It was amazing that in so many of the sequences, particularly the stuff between Cinderella and the Prince, I had to keep asking him to deliver the line softer and softer. Like the one where he comes up running up on the deck, and he says, ‘Remember me?” C.D. Barnes (The Prince’s voice actor – ed.) is a great actor. He really was brilliant in giving the price the right mix of classical hero plus modern guy, but it was amazing how we kept asking him to say it quieter and quieter and quieter, so that in the recording booth, it sounds like he’s barely above a whisper. But when you put it in the film, and he’s standing there and you get the right pause before it, and she’s looking at him, and that really, really soft delivery works. So, again, the structure of the story was well in-place in the script, so it gave us time and energy to spend on crafting all these lovely little nuances and twists and things.

TZN: There seem to be a lot of revisionist fairy tales coming out these days. The novel Wicked got turned into a Broadway show, and there’s a bunch of different comic books and novels that take fairy tales and give them more modern spins. Were any of those an influence on the development process of Cinderella III?

She ain't gonna wish for a pony, that's for sure.NISSEN: Not really, no. I wanted to keep it as true to the spirit of the first movie as I could. There was a little talk at the very beginning of possibly modernizing the stepmother, but I really tried to steer everybody to think of her as she was in the original movie because she’s one of the strongest villains that Disney’s ever come up with.

TZN: What were some of the ideas being bandied around at the time?

NISSEN: Oh, there was the thought of having even more songs in the story, and so the stepmother would have a song. Stuff like that. Making her a little more of a diva. And I just felt, “Man, this is such a powerful villain that you need to really keep her that way.”

TZN: She’s really best when she’s being thoroughly and unrelentingly malicious.

NISSEN: Yeah, just those eyes boring into you. So happily, everyone agreed, so that’s how we got her to the screen the way she is.

TZN: Speaking of the music, I understand the germ of this whole thing got started based on a stage show?

NISSEN: No, I think the movie started…Michael, correct me if I’m wrong, but.I think that the movie started…

MICHAEL ROLA (Disney Public Relations): The two projects started separately and sort of in parallel universes. I haven’t seen the stage show. Ironically, we have the same set of song writers, but it’s sort of not a similar concept. The stage show is a bit of a “What if?” but no, completely different writing teams and development processes in terms of the film.

NISSEN: And the stage show on the boat is a lot more like a Christmas pantomime, if you remember the real old-fashioned Christmas pantomimes, where it was a lot more just visual spectacle and songs. You have the pratfall team, so it wasn’t able to get into the subtleties in the way the film was.

TZN: So even though there’s a feature on the DVD about the stage show and the songwriters between the two projects were the same, the two projects grew up independent of each other?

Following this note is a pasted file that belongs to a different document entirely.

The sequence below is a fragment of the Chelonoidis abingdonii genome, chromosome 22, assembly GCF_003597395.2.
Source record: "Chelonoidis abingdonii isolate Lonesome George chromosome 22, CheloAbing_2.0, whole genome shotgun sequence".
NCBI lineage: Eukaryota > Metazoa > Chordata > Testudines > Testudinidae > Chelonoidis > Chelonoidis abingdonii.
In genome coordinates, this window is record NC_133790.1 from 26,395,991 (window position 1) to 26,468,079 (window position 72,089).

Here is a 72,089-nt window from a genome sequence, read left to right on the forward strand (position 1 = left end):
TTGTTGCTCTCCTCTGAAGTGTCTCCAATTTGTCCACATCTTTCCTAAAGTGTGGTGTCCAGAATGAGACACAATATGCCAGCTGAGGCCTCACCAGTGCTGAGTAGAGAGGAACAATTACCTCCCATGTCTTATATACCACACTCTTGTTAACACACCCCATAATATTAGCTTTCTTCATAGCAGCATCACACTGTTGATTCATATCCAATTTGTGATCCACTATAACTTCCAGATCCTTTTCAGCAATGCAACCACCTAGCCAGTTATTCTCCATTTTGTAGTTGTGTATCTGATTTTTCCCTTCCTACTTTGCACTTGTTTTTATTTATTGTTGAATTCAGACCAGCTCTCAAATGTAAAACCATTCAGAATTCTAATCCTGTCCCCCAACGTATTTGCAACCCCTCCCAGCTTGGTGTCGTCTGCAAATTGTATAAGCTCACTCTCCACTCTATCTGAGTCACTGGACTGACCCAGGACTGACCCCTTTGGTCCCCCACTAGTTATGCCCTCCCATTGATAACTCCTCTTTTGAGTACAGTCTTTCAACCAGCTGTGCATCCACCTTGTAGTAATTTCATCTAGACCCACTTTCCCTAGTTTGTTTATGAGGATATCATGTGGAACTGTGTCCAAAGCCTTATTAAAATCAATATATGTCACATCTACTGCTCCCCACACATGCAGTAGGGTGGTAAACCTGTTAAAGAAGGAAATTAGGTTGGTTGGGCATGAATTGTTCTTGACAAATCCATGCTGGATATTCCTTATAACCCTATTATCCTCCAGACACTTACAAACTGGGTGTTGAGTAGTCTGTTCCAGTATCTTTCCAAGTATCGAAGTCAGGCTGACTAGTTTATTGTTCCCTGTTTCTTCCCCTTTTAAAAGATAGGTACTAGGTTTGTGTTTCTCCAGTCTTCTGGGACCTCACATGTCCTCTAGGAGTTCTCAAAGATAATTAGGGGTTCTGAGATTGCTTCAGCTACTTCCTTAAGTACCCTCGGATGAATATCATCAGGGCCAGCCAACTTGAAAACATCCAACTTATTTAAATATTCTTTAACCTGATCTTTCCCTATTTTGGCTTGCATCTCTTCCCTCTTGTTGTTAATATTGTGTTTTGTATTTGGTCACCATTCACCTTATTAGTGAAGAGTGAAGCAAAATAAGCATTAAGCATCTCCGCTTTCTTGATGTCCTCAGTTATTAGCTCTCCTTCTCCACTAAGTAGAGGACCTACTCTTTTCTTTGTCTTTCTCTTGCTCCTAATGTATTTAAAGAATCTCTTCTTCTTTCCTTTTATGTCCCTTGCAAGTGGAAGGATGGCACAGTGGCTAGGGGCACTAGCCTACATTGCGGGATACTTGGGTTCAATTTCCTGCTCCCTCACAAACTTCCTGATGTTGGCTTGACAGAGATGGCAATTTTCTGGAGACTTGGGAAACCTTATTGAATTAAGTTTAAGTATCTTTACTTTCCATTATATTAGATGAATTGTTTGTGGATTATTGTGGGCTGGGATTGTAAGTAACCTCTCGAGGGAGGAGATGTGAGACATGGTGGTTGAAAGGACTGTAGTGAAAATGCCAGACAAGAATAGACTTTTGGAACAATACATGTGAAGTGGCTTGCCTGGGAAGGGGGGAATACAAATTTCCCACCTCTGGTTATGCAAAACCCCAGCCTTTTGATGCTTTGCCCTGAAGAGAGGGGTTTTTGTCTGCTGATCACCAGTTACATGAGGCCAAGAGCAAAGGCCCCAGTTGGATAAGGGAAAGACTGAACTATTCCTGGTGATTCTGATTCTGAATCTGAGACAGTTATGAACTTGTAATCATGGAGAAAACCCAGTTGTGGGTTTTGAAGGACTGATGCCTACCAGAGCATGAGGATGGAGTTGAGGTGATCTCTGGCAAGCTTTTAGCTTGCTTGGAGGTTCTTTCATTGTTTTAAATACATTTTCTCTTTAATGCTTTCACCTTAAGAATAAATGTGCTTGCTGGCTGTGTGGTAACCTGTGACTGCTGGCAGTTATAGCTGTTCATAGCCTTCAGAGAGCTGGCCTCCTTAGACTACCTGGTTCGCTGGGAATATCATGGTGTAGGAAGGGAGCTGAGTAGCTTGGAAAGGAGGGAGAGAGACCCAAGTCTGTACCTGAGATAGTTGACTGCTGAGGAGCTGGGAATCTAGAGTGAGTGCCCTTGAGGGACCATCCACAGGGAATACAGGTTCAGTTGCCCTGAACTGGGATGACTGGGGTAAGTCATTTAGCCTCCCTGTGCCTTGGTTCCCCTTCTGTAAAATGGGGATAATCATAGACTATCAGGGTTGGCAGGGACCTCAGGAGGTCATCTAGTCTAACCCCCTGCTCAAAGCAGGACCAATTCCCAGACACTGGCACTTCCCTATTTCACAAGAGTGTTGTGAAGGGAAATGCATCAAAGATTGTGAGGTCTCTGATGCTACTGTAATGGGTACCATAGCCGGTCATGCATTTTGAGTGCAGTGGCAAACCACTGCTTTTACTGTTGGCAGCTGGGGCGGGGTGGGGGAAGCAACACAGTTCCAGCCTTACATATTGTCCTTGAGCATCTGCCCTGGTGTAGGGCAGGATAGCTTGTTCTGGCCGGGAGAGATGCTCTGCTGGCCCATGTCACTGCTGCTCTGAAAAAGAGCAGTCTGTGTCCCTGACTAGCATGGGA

NISSEN: Yes, they did.

ROLA: Annie Hamburger, who heads the Walt Disney Imagineering Entertainment Group, was recruited with much fanfare from the Broadway world about 3 years ago. That show was developed completely independently by her group. Whereas ours, from nuts and bolts ground up, came through the creative process here at Disney Toon Studios.

TZN: Then the general belief that the film came from the stage show is incorrect, then?

NISSEN: Yes. There’s a lot of things like that. It’s amazing sometimes when you’re working on a movie and you’re sort of going along and you’re about 2/3rds of the way through it and you realize that somebody across the street or across the world is doing a very similar movie. I mean, a case in point is over the last 2 or 3 years, how many movies have we seen about a group of animals encountering the world in some way? I’m sure all those people thought they were doing something that nobody else was doing.

TZN: The classic film school advice is that you have to be ready to cut your favorite scene for the sake of the film. What was your favorite thing that you had to cut?

Lucifer, did you do something with your hair?NISSEN: Well, I think we actually had a great team. They stayed focused. I had a great producer, Margot Pipkin, who was really good about keeping the story and keeping us all on-track, so I would say that more than cutting anything out, my regret was that we couldn’t have had a two-and-a-half hour movie (laughs) so we really could have had some more fun with the stuff we were having fun with. You know, like Lucifer’s transformation into the evil coachman. There’s a lot of great stuff that it would have been great to have had another 3 or 4 scenes to play out stuff with. There were scenes that got cut out and stuff, but we were all so focused on making the story work and making the story right that it wasn’t hard to make the cuts. When you know you’ve got a strong story, the choices that are right just so stand out that you can do it.

TZN: This is also one of the last direct-to-video sequels, isn’t it? I think Little Mermaid III is coming, but that’s it, isn’t it?

ROLA: We still have Little Mermaid III in production. Disney Toon Studios has sort of shifted our focus onto Disney franchises overall. That’s not to say that there won’t be any more Princess sequels, prequels, or things like that, but that’s still to be determined.

TZN: Our last question is: what’s next?

NISSEN: Well, for me, Tinker Bell. I’m working on the CGI Tinker Bell right now. Coming out in November 2008.

Toon Zone News would like to thank Frank Nissen for taking the time to chat with us, and also to Mac McLean and Michael Rola of Disney’s PR department for arranging the interview. Cinderella III will be released on DVD on February 6, 2007.

All images in this interview are © Disney. All rights reserved.